Organized by the University's student-run Folklore Society and partly funded by the Illinois Arts Council, the festival served up 11 acts who alternately turned the flatlands of Illinois into the English countryside, an Appalachian valley, and the Jamaican shore. First held in 1961, the event is now billed as one of the longest-running college folk festivals in the nation. Staffed by volunteers, it's about making music, not money. In typical fashion, this year's festival was expected to just break even. Most of the money--raised through sales of concert and raffle tickets, T-shirts, and 1,300 home-baked cookies--went toward booking and transporting the festival performers, who were fed and housed by Hyde Parkers.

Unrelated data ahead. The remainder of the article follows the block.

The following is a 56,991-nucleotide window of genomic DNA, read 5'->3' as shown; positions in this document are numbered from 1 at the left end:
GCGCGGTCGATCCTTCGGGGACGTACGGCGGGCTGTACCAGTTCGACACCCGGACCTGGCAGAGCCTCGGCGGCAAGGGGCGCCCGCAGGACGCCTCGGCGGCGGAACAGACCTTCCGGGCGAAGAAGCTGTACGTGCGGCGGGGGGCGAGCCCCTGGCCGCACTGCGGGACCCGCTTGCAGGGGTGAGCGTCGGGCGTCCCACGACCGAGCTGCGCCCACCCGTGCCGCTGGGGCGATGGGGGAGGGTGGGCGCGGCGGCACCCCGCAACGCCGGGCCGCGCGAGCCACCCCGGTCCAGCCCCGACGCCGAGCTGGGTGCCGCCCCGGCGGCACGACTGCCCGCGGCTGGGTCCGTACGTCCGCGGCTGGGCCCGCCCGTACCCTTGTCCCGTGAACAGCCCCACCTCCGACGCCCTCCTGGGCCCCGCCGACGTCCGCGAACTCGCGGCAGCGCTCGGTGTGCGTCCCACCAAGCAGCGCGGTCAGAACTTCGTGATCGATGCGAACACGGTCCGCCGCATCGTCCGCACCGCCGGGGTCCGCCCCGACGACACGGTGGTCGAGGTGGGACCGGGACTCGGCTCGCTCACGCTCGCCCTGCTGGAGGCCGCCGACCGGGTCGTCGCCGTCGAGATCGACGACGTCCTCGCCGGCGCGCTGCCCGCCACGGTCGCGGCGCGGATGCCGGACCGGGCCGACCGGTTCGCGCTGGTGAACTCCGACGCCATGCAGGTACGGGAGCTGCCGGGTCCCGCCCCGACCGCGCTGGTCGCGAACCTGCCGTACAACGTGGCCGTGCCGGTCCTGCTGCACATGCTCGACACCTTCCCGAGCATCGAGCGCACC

Although the festival continues to broaden the range of traditions represented--this year included a Russian choir and Middle Eastern dancers--it stays true to its original purpose of showcasing the roots of American folk music. Among other big names, the festival has drawn the likes of flat-picking guitarist Doc Watson, ballad singer Horton Barker, and the New Lost City Ramblers, who helped revive rural Southern string-band music. This winter saw the return of one Rambler, guitarist Tracy Schwarz, accompanying two other previous festival players, southern Appalachian singers Ginny Hawker and Kay Justice.

image:  Fancy footwork

U of C psychology professor Starkey D. Duncan Jr., PhD'65, has advised the Folklore Society for 33 years, drawing on his own experiences growing up in Nashville and working summers in the western North Carolina mountains. The festival's underlying purpose, he says, "is to have traditional music performed by people who grew up within the tradition."